The filter is too small to be installed before the matrix or the lens. So I had to fix it with chewing gum behind the last lens in Peleng. It's a standard situation for wide-angle lenses. Filters, specially designed for this lens, are also screwed on it from behind. But they are much thinner. Using a thicker filter results in a longer flange focal length: longer than the distance, which can be compensated by rotating the distance ring of a given lens. This lens needs another set of extension tubes for comfortable use, so that the distance on the lens dial with a filter installed is true.

Cokin compendium with a heat filter from a Kiev-66 slide projector (below).

Fortunately, the heat filter from the Kiev-66 slide projector absorbs well IR emission and has such impressive dimensions that can be put in front of the front lens of such a wide-angle lens as Zenitar. Original filters from this lens are also installed after the last lens, that's why it has no threading before the front lens. I had to use Cokin compendium with universal mounting in the form of a tube with three screws, abutting against the lens mount.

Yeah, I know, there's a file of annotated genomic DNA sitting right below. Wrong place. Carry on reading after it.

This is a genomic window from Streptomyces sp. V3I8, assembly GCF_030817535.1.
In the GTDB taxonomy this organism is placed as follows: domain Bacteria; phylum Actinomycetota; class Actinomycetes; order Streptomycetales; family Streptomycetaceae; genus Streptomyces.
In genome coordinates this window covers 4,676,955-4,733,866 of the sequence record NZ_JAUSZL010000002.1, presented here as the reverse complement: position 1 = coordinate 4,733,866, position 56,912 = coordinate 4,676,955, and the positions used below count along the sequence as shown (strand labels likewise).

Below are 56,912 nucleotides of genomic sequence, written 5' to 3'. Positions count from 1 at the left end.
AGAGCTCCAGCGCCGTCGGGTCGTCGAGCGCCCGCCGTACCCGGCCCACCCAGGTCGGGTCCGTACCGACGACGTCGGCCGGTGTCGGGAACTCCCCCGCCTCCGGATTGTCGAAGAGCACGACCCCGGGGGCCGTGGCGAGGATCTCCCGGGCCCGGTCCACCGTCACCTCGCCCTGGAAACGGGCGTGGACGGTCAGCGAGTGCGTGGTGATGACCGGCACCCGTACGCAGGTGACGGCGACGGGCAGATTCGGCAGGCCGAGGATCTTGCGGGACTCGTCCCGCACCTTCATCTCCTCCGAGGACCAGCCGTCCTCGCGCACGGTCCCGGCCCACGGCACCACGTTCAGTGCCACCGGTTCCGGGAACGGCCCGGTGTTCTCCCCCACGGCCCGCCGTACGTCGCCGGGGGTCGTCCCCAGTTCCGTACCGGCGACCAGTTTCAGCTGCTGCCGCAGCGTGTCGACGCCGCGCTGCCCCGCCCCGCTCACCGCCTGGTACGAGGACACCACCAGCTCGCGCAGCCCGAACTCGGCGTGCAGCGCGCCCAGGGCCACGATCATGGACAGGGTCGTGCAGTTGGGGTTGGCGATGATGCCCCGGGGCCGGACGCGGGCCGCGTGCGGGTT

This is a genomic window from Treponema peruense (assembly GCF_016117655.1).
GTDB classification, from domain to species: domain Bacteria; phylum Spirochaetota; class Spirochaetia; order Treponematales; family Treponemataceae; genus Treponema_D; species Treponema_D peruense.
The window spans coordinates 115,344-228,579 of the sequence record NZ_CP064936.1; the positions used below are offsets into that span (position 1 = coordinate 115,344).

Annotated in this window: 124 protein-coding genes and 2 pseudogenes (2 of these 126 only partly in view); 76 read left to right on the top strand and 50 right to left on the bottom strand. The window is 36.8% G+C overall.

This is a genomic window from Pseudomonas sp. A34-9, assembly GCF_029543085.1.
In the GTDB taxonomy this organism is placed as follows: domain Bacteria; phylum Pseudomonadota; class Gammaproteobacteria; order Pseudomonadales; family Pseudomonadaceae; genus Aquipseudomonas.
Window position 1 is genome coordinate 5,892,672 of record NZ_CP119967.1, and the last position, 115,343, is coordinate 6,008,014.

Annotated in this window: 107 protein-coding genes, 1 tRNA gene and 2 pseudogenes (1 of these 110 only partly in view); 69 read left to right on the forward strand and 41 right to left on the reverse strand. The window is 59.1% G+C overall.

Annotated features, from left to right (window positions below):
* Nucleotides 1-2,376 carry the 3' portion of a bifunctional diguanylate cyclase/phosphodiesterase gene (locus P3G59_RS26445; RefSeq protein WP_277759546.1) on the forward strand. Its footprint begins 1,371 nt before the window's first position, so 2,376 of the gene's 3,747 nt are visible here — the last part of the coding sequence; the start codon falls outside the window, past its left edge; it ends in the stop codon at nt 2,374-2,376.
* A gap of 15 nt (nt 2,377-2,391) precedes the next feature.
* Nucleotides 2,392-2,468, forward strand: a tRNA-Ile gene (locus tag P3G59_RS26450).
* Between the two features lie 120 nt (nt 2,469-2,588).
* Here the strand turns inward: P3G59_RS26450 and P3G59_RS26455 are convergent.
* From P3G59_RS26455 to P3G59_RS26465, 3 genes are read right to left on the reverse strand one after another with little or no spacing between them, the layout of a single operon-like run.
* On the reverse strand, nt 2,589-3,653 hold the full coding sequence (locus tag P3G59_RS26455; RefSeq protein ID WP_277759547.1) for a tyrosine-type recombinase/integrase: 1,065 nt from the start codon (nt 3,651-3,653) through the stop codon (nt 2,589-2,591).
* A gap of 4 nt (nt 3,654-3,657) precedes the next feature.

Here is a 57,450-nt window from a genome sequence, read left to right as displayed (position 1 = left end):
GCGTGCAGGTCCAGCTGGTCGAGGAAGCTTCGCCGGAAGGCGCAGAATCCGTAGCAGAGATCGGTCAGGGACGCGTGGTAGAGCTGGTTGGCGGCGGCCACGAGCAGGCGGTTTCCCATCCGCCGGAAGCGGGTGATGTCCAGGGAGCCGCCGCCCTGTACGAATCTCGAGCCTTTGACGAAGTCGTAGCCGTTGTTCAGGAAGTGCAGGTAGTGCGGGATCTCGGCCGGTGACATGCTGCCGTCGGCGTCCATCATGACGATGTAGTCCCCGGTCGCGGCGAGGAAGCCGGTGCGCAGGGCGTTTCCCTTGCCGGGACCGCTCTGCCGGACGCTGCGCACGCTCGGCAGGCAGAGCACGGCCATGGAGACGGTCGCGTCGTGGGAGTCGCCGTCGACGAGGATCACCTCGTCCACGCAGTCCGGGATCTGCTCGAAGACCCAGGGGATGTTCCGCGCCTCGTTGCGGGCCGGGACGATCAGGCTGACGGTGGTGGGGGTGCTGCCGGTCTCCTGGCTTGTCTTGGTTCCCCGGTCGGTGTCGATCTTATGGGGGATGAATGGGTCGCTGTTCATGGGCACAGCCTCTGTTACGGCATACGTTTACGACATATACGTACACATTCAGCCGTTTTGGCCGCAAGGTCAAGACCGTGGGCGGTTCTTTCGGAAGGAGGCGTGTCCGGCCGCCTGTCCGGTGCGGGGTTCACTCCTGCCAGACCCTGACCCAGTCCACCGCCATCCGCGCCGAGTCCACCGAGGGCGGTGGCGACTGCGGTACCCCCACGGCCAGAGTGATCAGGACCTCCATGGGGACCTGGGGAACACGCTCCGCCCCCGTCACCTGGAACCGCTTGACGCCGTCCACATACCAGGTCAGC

As a result:

Mir 1. The Desna river.

Peleng. The Desna river.

To be continued. In the third part of the article I'll dwell on peculiarities and problems of shooting with this camera. I'll draw a bottom line under what has been achieved, evaluate capacities of cameras of this class, and analyze courses of development.

October 20, 2005